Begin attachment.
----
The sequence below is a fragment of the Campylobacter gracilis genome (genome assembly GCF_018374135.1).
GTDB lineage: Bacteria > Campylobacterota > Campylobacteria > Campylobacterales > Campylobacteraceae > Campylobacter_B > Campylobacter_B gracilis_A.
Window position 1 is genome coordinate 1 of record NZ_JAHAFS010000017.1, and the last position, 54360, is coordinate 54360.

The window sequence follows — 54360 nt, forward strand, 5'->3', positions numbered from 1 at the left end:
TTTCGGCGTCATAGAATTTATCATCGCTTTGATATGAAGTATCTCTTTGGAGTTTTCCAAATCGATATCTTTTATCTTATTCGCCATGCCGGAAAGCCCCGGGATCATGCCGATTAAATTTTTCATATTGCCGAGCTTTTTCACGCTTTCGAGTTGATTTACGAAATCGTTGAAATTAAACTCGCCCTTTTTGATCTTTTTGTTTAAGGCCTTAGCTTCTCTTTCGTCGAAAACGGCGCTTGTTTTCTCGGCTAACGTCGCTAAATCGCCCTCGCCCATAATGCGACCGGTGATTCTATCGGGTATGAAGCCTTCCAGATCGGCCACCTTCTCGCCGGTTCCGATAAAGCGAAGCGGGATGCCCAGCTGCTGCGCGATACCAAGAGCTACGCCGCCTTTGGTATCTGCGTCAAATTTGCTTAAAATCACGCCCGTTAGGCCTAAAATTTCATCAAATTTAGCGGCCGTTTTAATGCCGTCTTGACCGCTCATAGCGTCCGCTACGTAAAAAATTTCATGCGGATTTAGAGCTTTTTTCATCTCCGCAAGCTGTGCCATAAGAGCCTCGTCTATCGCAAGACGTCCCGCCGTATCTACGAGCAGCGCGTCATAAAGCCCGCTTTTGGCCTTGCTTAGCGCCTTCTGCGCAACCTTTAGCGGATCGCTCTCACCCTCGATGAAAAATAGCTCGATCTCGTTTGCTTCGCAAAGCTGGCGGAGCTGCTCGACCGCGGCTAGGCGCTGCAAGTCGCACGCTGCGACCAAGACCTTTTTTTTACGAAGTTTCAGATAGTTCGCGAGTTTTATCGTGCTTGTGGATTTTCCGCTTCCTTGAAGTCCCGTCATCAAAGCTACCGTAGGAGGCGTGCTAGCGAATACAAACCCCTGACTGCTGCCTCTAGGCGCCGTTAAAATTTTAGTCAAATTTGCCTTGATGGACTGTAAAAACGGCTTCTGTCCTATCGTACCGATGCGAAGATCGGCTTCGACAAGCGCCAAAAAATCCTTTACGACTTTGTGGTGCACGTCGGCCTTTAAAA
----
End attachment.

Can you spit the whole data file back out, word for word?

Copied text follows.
The sequence below is a fragment of the Campylobacter gracilis genome (genome assembly GCF_018374135.1).
GTDB lineage: Bacteria > Campylobacterota > Campylobacteria > Campylobacterales > Campylobacteraceae > Campylobacter_B > Campylobacter_B gracilis_A.
Window position 1 is genome coordinate 1 of record NZ_JAHAFS010000017.1, and the last position, 54360, is coordinate 54360.

The window sequence follows — 54360 nt, forward strand, 5'->3', positions numbered from 1 at the left end:
TTTCGGCGTCATAGAATTTATCATCGCTTTGATATGAAGTATCTCTTTGGAGTTTTCCAAATCGATATCTTTTATCTTATTCGCCATGCCGGAAAGCCCCGGGATCATGCCGATTAAATTTTTCATATTGCCGAGCTTTTTCACGCTTTCGAGTTGATTTACGAAATCGTTGAAATTAAACTCGCCCTTTTTGATCTTTTTGTTTAAGGCCTTAGCTTCTCTTTCGTCGAAAACGGCGCTTGTTTTCTCGGCTAACGTCGCTAAATCGCCCTCGCCCATAATGCGACCGGTGATTCTATCGGGTATGAAGCCTTCCAGATCGGCCACCTTCTCGCCGGTTCCGATAAAGCGAAGCGGGATGCCCAGCTGCTGCGCGATACCAAGAGCTACGCCGCCTTTGGTATCTGCGTCAAATTTGCTTAAAATCACGCCCGTTAGGCCTAAAATTTCATCAAATTTAGCGGCCGTTTTAATGCCGTCTTGACCGCTCATAGCGTCCGCTACGTAAAAAATTTCATGCGGATTTAGAGCTTTTTTCATCTCCGCAAGCTGTGCCATAAGAGCCTCGTCTATCGCAAGACGTCCCGCCGTATCTACGAGCAGCGCGTCATAAAGCCCGCTTTTGGCCTTGCTTAGCGCCTTCTGCGCAACCTTTAGCGGATCGCTCTCACCCTCGATGAAAAATAGCTCGATCTCGTTTGCTTCGCAAAGCTGGCGGAGCTGCTCGACCGCGGCTAGGCGCTGCAAGTCGCACGCTGCGACCAAGACCTTTTTTTTACGAAGTTTCAGATAGTTCGCGAGTTTTATCGTGCTTGTGGATTTTCCGCTTCCTTGAAGTCCCGTCATCAAAGCTACCGTAGGAGGCGTGCTAGCGAATACAAACCCCTGACTGCTGCCTCTAGGCGCCGTTAAAATTTTAGTCAAATTTGCCTTGATGGACTGTAAAAACGGCTTCTGTCCTATCGTACCGATGCGAAGATCGGCTTCGACAAGCGCCAAAAAATCCTTTACGACTTTGTGGTGCACGTCGGCCTTTAAAA